Biomedical Informatics Specialist Career Plan
Become a Bioinformatics Specialist…
- Career Plan: How to Become a Bioinformatics Specialist
- Schools Offering: Bioinformatics and Related Programs
- Bioinformatics Specialist Certification
- Duties and Statistics: Bioinformatics Specialist
- Related Biotech and R&D Careers
A career in biomedical informatics will require at least a baccalaureate degree. The best positions, though, favor candidates with a doctoral level education. In a field that requires such a lot of schooling, it’s best to get a solid foundation early on.
Opt for honors or advanced placement classes in high school. Focus on computers and lab sciences. Learn a computer language. Make sure you are ready for college entrance exams.
Get a head start building your resume. Look into summer internship opportunities. The Rochester Institute of Technology has a huge database of internships on their people.rit.edu site. Even if you’re not in New York, you may want to check it out — there are listings from around the nation. Also consider entering some science fairs or computer contests.
Explore baccalaureate programs in biomedical informatics. (If you are an exceptional student, you may consider a combined baccalaureate/ master’s articulation program.)<!- mfunc feat_school ->Featured Programs:Sponsored School(s)Purdue University GlobalFeatured Program: Online programs at the Certificate (Medical Assisting, Medical Billing & Coding), Associate's (Fire Science and many others), Bachelor's (Fires Science, Fire and Emergency Management, Health & Wellness, Nutrition, Health Care Administration, Health Information Management, Psychology, Legal Studies, and more)Grand Canyon UniversityFeatured Program: Online Degrees in Nursing & Health CareSNHUFeatured Program: Various Degrees in Nursing & Health Care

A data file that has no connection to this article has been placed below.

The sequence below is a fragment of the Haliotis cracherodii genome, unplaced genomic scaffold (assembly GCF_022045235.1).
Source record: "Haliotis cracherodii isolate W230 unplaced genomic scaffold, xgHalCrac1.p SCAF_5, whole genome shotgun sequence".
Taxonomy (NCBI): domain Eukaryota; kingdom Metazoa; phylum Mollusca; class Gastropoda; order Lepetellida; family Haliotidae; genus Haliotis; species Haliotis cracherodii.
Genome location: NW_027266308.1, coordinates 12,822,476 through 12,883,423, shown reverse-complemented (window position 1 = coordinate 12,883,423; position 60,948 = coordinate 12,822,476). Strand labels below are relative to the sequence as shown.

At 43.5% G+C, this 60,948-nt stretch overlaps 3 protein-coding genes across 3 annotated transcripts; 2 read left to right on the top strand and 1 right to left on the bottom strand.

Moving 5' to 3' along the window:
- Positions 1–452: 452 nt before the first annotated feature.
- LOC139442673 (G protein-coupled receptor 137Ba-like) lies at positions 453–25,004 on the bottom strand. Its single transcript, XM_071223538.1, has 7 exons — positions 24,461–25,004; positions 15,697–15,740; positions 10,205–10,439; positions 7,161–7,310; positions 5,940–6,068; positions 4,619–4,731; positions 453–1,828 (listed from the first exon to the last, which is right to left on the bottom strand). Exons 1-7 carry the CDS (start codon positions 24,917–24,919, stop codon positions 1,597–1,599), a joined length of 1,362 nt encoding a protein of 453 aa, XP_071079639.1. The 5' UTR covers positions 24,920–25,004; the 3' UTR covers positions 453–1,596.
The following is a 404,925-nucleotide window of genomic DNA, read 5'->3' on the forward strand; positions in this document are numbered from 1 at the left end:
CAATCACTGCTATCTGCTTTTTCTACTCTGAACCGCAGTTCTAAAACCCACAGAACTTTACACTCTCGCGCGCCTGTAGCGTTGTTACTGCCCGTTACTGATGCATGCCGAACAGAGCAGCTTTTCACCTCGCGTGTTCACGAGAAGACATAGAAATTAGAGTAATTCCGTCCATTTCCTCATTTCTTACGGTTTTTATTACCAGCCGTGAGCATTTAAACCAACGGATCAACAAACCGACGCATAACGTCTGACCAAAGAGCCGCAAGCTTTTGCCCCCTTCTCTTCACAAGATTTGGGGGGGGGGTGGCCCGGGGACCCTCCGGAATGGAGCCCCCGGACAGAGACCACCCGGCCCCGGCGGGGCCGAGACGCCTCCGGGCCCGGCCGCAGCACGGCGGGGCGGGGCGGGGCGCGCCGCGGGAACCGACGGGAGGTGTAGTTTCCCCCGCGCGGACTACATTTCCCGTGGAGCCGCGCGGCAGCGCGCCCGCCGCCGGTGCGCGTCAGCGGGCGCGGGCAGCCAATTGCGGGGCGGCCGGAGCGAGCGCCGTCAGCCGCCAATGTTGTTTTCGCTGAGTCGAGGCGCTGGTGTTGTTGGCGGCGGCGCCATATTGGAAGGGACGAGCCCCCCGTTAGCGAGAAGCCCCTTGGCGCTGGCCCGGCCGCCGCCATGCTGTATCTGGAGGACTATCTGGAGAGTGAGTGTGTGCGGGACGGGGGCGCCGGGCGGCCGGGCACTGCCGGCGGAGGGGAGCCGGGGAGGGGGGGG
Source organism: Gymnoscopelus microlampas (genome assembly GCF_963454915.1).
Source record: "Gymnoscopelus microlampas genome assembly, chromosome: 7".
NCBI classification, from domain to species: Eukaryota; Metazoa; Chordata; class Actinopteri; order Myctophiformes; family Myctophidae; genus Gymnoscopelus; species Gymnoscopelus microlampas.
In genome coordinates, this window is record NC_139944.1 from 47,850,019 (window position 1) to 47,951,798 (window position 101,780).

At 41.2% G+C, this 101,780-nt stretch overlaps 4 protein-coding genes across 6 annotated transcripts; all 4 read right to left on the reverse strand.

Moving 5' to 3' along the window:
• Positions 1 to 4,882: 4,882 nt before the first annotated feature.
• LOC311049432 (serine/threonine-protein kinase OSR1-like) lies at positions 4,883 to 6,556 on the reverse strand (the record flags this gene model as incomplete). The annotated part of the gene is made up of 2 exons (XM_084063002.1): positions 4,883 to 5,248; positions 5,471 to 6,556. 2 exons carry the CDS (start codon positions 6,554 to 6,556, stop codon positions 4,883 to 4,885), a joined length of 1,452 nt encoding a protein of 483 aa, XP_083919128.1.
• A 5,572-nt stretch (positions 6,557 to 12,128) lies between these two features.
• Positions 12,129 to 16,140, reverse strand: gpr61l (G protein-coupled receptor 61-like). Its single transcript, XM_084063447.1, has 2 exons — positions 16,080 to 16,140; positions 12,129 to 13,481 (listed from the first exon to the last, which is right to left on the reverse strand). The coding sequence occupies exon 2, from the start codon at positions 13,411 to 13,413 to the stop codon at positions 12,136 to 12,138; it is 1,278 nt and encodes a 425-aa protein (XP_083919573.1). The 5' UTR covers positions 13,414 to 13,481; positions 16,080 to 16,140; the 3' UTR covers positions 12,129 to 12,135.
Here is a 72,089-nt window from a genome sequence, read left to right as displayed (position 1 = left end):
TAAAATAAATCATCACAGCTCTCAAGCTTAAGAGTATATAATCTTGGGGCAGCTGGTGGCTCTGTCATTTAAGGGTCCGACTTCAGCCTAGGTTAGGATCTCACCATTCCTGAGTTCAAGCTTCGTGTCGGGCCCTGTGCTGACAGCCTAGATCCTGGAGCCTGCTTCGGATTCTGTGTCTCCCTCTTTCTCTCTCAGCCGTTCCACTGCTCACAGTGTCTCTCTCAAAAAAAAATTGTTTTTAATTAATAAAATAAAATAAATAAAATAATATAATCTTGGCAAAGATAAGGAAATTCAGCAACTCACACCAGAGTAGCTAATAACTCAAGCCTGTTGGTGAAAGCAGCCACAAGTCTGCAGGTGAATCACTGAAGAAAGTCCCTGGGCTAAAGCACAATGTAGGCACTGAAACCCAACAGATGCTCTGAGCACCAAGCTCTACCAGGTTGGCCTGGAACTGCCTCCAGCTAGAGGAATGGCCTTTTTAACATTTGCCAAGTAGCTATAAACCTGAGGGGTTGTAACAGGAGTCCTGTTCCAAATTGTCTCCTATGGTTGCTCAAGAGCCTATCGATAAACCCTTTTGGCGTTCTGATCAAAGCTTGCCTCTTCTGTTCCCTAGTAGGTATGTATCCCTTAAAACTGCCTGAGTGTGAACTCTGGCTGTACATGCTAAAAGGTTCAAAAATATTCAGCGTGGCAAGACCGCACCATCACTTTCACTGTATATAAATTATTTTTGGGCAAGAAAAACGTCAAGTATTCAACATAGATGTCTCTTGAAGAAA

Continue to seek out internships while enrolled in your degree program. The Biomedical Informatics Training Program at Harvard is a paid eight week internship open to students from around the nation. The Oregon Health and Sciences University Summer Biomedical Informatics Internship is another possibility.
Take advantage of other professional opportunities. Become a student member of the American Medical Informatics Association (AMIA) or the International Society for Computational Biology. (The latter is more active outside North America, but there is an Ohio chapter.)
Seek out entry level positions or prepare for graduate school. When choosing a graduate school, you’ll want to know something about the faculty and how well known they are in the field. By this time, you’ll have some idea of what branch of the field you want to specialize in. At the doctoral level especially, you will be thinking about what researchers you may be able to assist and use as mentors.
Find a position. In fields where doctoral and post-doctoral education is common, this often happens naturally. As you progress from internships to fellowships, you may build a reputation for yourself. You can also network through professional organizations and utilize online job boards and LinkedIn.
Personality Traits: Biomedical informatics specialists have analytical minds and good communication and teamwork skills.